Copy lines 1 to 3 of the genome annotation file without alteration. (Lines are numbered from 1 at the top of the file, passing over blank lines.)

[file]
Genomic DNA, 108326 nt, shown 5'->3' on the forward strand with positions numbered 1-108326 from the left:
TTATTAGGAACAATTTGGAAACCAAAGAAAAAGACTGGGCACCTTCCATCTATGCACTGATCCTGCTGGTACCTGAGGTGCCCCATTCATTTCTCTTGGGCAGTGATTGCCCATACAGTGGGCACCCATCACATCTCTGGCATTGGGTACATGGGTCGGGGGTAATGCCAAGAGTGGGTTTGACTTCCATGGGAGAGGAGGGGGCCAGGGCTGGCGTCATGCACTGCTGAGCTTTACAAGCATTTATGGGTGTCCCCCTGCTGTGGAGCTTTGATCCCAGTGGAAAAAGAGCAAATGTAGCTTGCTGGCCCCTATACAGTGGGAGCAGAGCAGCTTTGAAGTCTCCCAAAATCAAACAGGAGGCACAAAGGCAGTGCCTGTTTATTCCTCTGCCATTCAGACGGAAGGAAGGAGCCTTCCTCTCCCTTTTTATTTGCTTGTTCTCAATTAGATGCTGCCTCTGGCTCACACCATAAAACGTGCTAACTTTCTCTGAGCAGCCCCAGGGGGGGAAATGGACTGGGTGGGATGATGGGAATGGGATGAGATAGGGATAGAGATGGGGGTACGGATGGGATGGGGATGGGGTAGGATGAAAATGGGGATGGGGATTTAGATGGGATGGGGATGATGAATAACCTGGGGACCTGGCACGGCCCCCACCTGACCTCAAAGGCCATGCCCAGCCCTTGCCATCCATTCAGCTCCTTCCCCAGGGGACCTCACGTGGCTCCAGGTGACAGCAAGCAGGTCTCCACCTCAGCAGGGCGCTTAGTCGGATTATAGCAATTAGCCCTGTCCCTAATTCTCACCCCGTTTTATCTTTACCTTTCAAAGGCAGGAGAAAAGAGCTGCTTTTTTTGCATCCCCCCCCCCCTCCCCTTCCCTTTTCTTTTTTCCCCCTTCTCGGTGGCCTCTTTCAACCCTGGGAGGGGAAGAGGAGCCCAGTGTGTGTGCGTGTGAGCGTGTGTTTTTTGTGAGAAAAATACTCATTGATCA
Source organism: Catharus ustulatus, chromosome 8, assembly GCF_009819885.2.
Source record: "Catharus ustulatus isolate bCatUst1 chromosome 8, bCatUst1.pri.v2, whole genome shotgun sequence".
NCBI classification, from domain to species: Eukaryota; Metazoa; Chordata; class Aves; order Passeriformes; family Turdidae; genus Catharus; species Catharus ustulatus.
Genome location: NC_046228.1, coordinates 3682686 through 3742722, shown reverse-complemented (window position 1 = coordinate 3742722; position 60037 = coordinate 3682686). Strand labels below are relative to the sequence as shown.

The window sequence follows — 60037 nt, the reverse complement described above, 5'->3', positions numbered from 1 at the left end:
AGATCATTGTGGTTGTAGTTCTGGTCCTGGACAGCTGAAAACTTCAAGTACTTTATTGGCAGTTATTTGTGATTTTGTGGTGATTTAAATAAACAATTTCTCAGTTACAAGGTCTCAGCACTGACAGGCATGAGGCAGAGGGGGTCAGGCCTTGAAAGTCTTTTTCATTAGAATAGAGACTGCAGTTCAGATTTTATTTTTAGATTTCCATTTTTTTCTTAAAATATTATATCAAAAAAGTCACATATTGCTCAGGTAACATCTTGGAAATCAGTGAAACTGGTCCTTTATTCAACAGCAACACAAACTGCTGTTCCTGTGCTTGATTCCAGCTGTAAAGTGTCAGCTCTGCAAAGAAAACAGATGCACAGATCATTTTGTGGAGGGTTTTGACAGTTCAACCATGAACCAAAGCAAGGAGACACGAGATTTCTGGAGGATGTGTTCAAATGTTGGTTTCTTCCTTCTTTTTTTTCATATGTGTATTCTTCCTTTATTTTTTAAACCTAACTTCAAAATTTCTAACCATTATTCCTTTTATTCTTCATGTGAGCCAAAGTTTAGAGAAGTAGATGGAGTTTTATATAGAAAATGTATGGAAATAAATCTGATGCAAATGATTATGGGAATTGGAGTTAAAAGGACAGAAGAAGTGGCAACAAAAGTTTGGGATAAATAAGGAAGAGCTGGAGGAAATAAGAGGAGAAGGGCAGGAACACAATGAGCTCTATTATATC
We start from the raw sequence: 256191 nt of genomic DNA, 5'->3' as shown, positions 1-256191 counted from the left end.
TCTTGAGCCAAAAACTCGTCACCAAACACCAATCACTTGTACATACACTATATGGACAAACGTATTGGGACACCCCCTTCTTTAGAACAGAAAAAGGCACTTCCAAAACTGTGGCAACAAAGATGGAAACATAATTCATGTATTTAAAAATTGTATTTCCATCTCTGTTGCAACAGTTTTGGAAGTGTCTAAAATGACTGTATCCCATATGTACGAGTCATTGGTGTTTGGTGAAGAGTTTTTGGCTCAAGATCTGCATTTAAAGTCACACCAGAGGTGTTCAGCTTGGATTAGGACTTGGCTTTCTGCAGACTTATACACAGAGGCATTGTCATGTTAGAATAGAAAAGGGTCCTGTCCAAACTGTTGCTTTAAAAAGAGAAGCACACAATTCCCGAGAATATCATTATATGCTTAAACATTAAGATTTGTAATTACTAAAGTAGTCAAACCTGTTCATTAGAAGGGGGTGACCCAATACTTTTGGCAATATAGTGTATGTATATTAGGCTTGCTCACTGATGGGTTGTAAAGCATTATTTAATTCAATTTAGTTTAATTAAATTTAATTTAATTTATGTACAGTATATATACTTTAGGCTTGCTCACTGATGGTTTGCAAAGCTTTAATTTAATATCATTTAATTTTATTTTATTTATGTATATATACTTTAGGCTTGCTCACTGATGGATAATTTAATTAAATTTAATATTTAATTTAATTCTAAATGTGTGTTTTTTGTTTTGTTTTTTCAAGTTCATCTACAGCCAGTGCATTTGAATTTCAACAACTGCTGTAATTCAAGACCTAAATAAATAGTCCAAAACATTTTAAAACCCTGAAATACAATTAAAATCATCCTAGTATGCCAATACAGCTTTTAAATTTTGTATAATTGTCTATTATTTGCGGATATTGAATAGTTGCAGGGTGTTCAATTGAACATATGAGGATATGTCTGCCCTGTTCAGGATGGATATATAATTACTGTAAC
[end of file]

Genomic DNA, 108326 nt, shown 5'->3' on the forward strand with positions numbered 1-108326 from the left:
TTATTAGGAACAATTTGGAAACCAAAGAAAAAGACTGGGCACCTTCCATCTATGCACTGATCCTGCTGGTACCTGAGGTGCCCCATTCATTTCTCTTGGGCAGTGATTGCCCATACAGTGGGCACCCATCACATCTCTGGCATTGGGTACATGGGTCGGGGGTAATGCCAAGAGTGGGTTTGACTTCCATGGGAGAGGAGGGGGCCAGGGCTGGCGTCATGCACTGCTGAGCTTTACAAGCATTTATGGGTGTCCCCCTGCTGTGGAGCTTTGATCCCAGTGGAAAAAGAGCAAATGTAGCTTGCTGGCCCCTATACAGTGGGAGCAGAGCAGCTTTGAAGTCTCCCAAAATCAAACAGGAGGCACAAAGGCAGTGCCTGTTTATTCCTCTGCCATTCAGACGGAAGGAAGGAGCCTTCCTCTCCCTTTTTATTTGCTTGTTCTCAATTAGATGCTGCCTCTGGCTCACACCATAAAACGTGCTAACTTTCTCTGAGCAGCCCCAGGGGGGGAAATGGACTGGGTGGGATGATGGGAATGGGATGAGATAGGGATAGAGATGGGGGTACGGATGGGATGGGGATGGGGTAGGATGAAAATGGGGATGGGGATTTAGATGGGATGGGGATGATGAATAACCTGGGGACCTGGCACGGCCCCCACCTGACCTCAAAGGCCATGCCCAGCCCTTGCCATCCATTCAGCTCCTTCCCCAGGGGACCTCACGTGGCTCCAGGTGACAGCAAGCAGGTCTCCACCTCAGCAGGGCGCTTAGTCGGATTATAGCAATTAGCCCTGTCCCTAATTCTCACCCCGTTTTATCTTTACCTTTCAAAGGCAGGAGAAAAGAGCTGCTTTTTTTGCATCCCCCCCCCCCTCCCCTTCCCTTTTCTTTTTTCCCCCTTCTCGGTGGCCTCTTTCAACCCTGGGAGGGGAAGAGGAGCCCAGTGTGTGTGCGTGTGAGCGTGTGTTTTTTGTGAGAAAAATACTCATTGATCA
Source organism: Catharus ustulatus, chromosome 8, assembly GCF_009819885.2.